CALS interns grow partnerships across NY


Five CALS students spent their summer interning with businesses, non-profit organizations and government agencies across New York. The students polished their professional skills while also providing a boost to upstate communities, many of which are struggling to attract and retain young professionals.

The NYS Internship Program, now in its second year, is a collaboration between CALS and the Community and Regional Development Institute.

On Thursday the students gave poster presentations that detailed their efforts and also outlined steps to further engage with the communities that hosted them.

From Adam Friedlander’s work with Müller Quaker Dairy in Batavia—where he tested yogurt to ensure a safe, delicious product—to Shannon Bush’s role in helping organize a farmer’s market through the City of Amsterdam Department of Community and Economic Development, all five students cultivated local partnerships that will continue to grow when next year’s interns visit the same communities and build upon the work of their peers.

The cow who ran away with the spoon

Once a cow has jumped over the moon, it is hard to stay put.

Our favorite cow, Cornelia, has had her share of adventures since landing the role of Cornell Dairy spokescow in 2001. Not satisfied with her public appearances and photo ops, the restless cow longed for travel and adventure.

As described in this amusing post on the Department of Food Science site, her first brief stint away from Stocking Hall came in August 2003, when she disappeared for a few weeks before taking shelter with her sisters in the Dairy Paddock. She still won’t discuss her whereabouts during that time, but the experience inspired her to hunker down for awhile with her calf, Cal. Wanderlust kicked in again three years later, when she took another trip, and was found a few months later, dazed and confused, without dear Cal, on the Hoy Field pitcher’s mound. The adventurous tot returned home, looking not a day older, in early March 2010. Cornelia had companions on her next trip - to Los Angeles with President David Skorton in March of 2011 and the team paired up again in the Got Milk? Mustache campaign soon after. They added CALS Dean Kathryn Boor to the mix and Cornelia shared her love of travel and the limelight with the dean. 

She is now seeking new travel companions: you!
Cornelia lovers are being invited to download a miniature version of the CALS cow to take with them wherever they go - to a class or lab, on field trips and internships, explorations of parts of campus  that she has not yet visited, to club or volunteer events, sightseeing around Ithaca and the country - maybe even the world.

Snap a shot and send to Louise Felker (, who is organizing a contest for best photo, or share on the food science Facebook page.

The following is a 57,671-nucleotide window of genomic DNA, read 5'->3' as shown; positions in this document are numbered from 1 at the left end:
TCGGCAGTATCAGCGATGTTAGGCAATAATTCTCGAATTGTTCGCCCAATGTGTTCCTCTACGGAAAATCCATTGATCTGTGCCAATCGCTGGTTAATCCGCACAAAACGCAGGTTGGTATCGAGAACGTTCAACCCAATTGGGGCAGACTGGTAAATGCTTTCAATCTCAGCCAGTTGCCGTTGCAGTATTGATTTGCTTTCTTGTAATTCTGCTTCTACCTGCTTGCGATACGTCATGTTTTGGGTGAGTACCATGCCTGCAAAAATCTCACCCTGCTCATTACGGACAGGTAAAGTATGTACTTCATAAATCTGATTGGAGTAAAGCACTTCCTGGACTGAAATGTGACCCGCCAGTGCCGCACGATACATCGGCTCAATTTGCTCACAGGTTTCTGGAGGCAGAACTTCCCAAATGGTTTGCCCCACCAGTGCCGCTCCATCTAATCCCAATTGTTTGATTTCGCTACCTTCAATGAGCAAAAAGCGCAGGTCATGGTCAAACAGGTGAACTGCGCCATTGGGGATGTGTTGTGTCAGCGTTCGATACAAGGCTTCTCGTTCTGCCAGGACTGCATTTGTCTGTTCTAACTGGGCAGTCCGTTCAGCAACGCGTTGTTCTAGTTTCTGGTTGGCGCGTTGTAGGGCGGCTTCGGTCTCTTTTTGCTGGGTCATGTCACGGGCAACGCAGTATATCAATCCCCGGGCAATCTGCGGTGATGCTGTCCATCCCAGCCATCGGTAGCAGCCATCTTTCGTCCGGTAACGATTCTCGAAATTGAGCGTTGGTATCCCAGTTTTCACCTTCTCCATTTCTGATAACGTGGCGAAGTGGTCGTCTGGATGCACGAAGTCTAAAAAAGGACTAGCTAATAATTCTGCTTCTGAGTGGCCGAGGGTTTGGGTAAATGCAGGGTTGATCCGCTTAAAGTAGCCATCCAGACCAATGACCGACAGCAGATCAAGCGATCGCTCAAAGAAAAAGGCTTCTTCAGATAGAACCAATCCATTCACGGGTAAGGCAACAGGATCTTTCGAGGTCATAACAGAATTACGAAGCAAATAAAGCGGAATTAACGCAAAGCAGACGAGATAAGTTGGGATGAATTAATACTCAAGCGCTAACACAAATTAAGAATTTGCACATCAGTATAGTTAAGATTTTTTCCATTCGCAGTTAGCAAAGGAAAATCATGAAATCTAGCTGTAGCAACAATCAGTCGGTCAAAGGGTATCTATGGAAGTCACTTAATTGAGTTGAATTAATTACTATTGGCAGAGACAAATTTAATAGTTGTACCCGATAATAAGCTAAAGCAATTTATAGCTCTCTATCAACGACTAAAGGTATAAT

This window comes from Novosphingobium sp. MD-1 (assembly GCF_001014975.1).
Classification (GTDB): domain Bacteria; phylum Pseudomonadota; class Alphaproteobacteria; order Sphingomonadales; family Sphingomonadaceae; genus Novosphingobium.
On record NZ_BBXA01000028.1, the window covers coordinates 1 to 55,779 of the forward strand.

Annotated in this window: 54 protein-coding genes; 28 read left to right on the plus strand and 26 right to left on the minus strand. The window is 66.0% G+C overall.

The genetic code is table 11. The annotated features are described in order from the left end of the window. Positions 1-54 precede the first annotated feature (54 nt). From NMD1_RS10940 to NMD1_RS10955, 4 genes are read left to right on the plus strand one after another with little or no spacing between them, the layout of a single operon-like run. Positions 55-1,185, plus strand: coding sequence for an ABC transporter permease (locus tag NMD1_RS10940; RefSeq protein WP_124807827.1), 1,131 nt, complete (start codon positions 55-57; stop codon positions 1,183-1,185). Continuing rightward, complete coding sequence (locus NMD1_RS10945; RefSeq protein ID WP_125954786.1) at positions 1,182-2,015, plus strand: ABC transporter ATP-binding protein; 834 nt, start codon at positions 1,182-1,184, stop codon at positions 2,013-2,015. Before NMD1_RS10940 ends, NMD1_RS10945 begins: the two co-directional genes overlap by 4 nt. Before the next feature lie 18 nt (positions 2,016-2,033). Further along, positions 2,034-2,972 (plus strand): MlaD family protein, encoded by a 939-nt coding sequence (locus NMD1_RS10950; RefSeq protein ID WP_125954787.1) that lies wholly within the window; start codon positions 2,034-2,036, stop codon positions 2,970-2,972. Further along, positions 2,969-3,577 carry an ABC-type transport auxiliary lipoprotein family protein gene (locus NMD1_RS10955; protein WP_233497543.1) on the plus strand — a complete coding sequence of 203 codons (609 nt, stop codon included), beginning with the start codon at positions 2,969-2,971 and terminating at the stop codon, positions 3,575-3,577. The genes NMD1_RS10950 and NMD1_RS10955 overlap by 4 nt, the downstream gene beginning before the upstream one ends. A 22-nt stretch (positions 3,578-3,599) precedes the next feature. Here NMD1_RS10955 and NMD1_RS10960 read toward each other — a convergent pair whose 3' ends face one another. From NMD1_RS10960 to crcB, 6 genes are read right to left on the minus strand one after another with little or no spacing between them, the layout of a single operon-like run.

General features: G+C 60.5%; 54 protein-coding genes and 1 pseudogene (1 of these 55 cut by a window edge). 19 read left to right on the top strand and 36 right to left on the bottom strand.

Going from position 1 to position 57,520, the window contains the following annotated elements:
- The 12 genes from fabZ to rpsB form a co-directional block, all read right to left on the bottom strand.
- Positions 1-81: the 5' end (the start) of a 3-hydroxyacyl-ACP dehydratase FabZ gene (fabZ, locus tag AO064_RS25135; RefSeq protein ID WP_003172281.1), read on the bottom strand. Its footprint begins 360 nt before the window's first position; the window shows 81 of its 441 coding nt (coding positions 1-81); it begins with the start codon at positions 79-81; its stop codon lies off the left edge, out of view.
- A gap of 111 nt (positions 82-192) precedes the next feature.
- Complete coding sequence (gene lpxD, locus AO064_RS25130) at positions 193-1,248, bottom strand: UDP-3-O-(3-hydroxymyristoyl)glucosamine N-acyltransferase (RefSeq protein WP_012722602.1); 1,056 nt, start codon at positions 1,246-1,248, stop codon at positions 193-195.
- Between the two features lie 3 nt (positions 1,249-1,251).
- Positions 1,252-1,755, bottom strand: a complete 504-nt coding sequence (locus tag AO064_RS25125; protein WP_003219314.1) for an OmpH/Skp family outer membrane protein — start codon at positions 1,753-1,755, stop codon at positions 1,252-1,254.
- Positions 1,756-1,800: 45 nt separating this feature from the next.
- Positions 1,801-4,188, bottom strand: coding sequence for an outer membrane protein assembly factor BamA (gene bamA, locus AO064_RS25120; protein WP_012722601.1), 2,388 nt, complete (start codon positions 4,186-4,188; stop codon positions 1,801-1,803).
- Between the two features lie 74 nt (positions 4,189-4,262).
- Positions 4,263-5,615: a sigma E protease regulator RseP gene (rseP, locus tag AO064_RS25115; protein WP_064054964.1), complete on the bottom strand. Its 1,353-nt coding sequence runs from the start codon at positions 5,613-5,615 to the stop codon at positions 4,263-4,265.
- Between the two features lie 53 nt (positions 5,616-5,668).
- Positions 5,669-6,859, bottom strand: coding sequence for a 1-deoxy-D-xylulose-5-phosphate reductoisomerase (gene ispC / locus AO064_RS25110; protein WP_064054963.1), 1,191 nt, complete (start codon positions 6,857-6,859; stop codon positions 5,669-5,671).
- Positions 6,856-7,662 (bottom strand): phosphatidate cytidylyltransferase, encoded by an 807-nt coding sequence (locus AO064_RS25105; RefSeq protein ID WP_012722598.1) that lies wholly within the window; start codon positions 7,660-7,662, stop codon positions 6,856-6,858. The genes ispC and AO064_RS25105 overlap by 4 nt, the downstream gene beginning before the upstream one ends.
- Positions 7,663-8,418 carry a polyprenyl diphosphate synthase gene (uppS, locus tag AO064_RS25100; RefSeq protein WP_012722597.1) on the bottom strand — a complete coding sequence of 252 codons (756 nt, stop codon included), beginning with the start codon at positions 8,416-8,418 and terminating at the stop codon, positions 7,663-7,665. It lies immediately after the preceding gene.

New wine from Cornell’s latest grape variety


You helped give it a name, and now ­Finger Lakes winery Goose Watch will be helping new Cornell variety Aromella make a name for itself, by releasing the first wine pressed from the great grape.

Aromella was developed at the New York State Agricultural Experiment Station in Geneva in 1976 from a cross between two other grapes, Traminette and Ravat 34 under the name NY-76.0844.24. It was first planted in 1978, named in 2013, and until now has not been released as a varietal labeled wine anywhere in the country.

Aromella is a “winter hardy” grape and should result in high productivity within the Finger Lakes as it has sustained temperatures as low as -16F. It has thrived for nine years in vineyards owned by the Peterson family located on Route 414, about a mile up from Cayuga Lake. The family has collaborated closely with Cornell, using some of its vineyards to help test promising varieties and offering feedback which has helped determine whether the new selections will become commercially named and released.

Goose Watch owner Dave Peterson said he is anxious to offer this new varietal to consumers at their Romulus tasting room. He describes it as an aromatic semi-dry white wine that boasts some of the favored flavors from the Muscat grape used in the trending Moscatos, such as peaches and tropical fruits, but with less sweetness which is not typical for these flavors.

"We are the first winery in the nation to produce a varietal Aromella, which is fitting given our philosophy to ‘take the less traveled road’ and to make varietal wines that are out of the mainstream," he added. 

Goose Watch Winery is located at 5480 Route 89 in Romulus, NY on the Cayuga Lake Wine Trail with a satellite tasting room on Main Street in Lake Placid, N.Y. For more information about Goose Watch Winery and the wines they produce, click here.

How do beaks and talons help birds eat different kinds of food? Students from Cornell’s Naturalist Outreach program teamed up with their peers at Ithaca College’s Park Media Lab to create a lively tour of the remarkable diversity of bird feeding adaptations. The video garnered national attention when it won an award at the 2014 Broadcast Educational Association Annual Festival of Media Arts in the student instructional/ educational video category. It is part of a series of 20 short videos about different aspects of biodiversity, ecology and behavior aimed for elementary and middle school students